From hunter-gatherers through mechanization and the development of pesticides and fertilizers, agricultural revolutions have kept food on our plates and farmers in business.
With population growth, climate volatility, intensifying sustainability efforts and shrinking farmland, now is the time for bold action – a paradigm shift in the understanding of, and actions needed for optimal plant nutrition.
“We’re learned more about how plants grow in the last 20 years than the prior 100 years,” said Redox CEO Darin Moon. “One recent revelation is that there are 2,500 genes, just related to nitrogen assimilation in the plant.”
“We’ve done a good job in agriculture,” he added. “However, our scientific understanding has grown exponentially. We are on a faster, better pace of learning than ever before.
We now know better. We’ve got to start to think about the plant first, not the fertilizer first. You’ll get better at what you do, when you think about how the plant extracts nutrients, not about how the fertilizer truck spreads the nutrients.”
Education and cutting-edge plant nutrition have been hallmark characteristics at Redox Bio-Nutrients since day one, and our just-concluded MasterClass was an escalation of both.
Agronomists traveled to Redox Headquarters in Burley, Idaho, from throughout the U.S. and Japan for an immersive agronomic experience. They left inspired.
“My grandfather proposed that if you stop learning, you die,” remarked Peter Sackett of G.S. Long in Washington, who has attended four MasterClasses. “I have an uncle that’s 93 years old that attends college every day, so I put a high value to learning.”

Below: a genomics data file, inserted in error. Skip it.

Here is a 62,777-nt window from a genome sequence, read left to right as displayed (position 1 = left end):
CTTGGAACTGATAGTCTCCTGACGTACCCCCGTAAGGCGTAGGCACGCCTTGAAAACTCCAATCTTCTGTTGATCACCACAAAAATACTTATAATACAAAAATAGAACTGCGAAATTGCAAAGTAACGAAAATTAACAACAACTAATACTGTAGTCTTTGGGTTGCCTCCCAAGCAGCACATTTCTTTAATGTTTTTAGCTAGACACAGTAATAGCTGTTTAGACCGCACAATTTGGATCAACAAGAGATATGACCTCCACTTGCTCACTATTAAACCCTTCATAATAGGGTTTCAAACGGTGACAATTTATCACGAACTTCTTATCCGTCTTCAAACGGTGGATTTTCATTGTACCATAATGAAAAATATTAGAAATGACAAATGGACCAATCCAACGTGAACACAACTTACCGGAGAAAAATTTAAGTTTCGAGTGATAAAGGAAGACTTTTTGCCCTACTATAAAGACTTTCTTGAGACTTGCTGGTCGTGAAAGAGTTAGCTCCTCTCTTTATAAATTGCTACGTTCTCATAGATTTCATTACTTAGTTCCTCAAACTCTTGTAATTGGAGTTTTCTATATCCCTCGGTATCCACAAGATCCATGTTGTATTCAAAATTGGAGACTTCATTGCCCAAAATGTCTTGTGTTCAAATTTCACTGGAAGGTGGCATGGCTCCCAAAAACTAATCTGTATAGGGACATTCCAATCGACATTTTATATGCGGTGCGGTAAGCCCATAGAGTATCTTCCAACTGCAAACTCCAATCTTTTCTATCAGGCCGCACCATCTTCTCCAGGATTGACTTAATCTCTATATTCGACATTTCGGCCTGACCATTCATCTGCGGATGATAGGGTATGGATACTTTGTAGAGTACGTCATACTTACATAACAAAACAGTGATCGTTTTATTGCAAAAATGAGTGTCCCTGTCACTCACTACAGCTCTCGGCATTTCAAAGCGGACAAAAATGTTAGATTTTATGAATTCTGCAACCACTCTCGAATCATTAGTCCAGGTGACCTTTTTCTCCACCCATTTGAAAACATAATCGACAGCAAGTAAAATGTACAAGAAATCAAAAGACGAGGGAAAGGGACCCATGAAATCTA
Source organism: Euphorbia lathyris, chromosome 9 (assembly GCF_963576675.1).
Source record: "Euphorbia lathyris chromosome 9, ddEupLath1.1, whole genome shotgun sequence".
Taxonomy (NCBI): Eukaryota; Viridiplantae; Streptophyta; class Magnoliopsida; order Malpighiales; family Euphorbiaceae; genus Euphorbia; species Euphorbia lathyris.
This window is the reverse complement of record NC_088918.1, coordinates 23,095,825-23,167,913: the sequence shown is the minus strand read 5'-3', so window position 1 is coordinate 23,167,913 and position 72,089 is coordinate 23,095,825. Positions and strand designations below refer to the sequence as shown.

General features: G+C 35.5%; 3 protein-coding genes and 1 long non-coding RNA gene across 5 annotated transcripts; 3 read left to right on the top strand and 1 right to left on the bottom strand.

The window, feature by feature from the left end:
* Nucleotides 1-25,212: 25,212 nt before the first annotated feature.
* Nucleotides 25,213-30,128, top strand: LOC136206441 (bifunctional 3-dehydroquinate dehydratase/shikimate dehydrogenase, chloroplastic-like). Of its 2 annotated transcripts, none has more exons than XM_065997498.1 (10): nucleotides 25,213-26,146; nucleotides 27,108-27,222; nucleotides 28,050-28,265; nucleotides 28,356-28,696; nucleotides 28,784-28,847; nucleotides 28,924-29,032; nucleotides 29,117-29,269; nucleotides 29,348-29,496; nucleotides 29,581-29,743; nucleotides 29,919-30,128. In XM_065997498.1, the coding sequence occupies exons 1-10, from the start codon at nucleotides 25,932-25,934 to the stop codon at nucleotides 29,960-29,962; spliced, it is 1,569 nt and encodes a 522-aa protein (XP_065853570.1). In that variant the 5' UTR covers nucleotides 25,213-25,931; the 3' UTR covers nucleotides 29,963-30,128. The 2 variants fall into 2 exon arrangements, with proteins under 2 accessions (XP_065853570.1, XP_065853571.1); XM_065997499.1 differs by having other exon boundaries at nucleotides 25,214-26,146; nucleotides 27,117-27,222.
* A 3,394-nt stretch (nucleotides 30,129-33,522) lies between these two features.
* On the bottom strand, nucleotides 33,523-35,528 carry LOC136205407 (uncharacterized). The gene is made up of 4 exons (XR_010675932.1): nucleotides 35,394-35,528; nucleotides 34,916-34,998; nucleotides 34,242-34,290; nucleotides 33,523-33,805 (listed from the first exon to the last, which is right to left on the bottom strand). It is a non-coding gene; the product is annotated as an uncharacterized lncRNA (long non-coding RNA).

First time attendee Darren Rozell from Texas said he gained a lot from the meetings.
“I tell the growers I work with that you don’t have to change,” he said. “You can keep farming just like your daddy or grandaddy did, I don’t care, but one thing is you’re going to be competing against the people that are changing. That’s why you really need to learn about all of this.”
An intersection of greater knowledge and need for improved plant performance are great motivators to enterprising growers. Biostimulants offer great promise, but are underutilized in the U.S. America is the world leader in food production, but accounts for a small fraction of overall use of biostimulants.
As understanding grows of the effective nutrition biostimulants provide, and they fit well into sustainability programs, the foundation has been laid for the next agricultural revolution.
“As farmers continue to witness that the practices from 10 years ago are no longer being effective today, they’re going to start welcoming the use of biostimulants,” said Jose Ramirez of Buttonwillow Warehouse Company in California. “As these biostimulants get better, more complex, and we weed away the non-efficacious ones, I believe the farmer is going to gain stronger confidence in them and is going to utilize them in their farming operation.”
Change often isn’t easy, and farmers have changed a lot over time. Moon said growers can take comfort that this new technology has proven to work over many trials and firsthand experience from a growing number of farms.
When biostimulant adoption grows in the U.S., it will be the realization of Darin Moon’s dream that began 30 years ago. Farmers, consumers, and the environment will be better for it.
“It is not OK to know better, and keep doing the same thing,” Moon said. “It is OK to take a risk, and to make a change because there’s science behind it. We need to be committed to doing the right thing, not the easy thing. That is who we are.”
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